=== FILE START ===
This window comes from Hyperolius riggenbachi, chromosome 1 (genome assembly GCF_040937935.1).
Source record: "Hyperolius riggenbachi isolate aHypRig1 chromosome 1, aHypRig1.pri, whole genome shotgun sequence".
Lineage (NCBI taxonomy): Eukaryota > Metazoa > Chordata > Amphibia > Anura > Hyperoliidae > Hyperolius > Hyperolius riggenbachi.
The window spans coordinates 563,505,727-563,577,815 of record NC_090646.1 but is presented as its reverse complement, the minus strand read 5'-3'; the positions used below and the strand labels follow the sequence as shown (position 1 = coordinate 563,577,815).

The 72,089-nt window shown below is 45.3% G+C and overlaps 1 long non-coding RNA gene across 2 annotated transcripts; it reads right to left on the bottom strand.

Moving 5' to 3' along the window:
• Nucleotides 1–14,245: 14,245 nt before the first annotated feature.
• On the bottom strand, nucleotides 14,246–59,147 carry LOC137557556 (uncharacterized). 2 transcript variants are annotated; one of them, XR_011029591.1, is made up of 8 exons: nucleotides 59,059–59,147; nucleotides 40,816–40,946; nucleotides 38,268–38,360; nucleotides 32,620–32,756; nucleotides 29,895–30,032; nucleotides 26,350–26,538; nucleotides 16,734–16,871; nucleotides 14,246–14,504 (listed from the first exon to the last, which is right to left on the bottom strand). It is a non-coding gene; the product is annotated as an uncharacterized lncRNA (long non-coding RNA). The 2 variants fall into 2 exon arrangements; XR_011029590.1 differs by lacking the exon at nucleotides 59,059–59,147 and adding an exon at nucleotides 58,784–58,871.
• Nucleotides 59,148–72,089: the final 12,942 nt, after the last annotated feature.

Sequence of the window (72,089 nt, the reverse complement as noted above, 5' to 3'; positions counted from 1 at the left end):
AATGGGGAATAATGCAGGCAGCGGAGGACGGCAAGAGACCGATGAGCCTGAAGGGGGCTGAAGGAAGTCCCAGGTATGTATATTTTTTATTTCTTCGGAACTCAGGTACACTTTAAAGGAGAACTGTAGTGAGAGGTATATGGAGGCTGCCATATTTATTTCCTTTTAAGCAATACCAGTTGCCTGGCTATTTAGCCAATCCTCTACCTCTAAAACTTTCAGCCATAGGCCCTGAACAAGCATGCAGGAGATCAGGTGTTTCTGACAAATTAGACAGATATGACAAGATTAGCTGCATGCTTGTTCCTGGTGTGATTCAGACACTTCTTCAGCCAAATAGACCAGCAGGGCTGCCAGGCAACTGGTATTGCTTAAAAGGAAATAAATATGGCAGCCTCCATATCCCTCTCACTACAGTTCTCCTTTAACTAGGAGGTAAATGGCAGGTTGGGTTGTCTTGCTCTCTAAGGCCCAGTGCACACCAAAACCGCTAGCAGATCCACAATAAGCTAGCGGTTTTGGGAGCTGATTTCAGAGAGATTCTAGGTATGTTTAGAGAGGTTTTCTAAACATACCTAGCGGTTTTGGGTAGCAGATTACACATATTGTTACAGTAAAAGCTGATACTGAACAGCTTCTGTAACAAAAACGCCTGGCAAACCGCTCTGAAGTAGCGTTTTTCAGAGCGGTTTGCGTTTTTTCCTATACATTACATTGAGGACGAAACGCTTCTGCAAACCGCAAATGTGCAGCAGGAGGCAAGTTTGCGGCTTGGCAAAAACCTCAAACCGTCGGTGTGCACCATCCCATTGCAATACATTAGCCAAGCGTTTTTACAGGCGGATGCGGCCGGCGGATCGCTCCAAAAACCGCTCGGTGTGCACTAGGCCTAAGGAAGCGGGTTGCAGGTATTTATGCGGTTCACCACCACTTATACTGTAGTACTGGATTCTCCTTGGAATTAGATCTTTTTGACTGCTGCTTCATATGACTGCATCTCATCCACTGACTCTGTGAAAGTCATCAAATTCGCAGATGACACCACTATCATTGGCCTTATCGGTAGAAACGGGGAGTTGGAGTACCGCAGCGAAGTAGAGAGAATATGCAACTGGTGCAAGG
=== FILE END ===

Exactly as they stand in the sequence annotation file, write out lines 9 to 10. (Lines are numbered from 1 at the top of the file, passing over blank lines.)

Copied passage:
• Nucleotides 59,148–72,089: the final 12,942 nt, after the last annotated feature.

Sequence of the window (72,089 nt, the reverse complement as noted above, 5' to 3'; positions counted from 1 at the left end):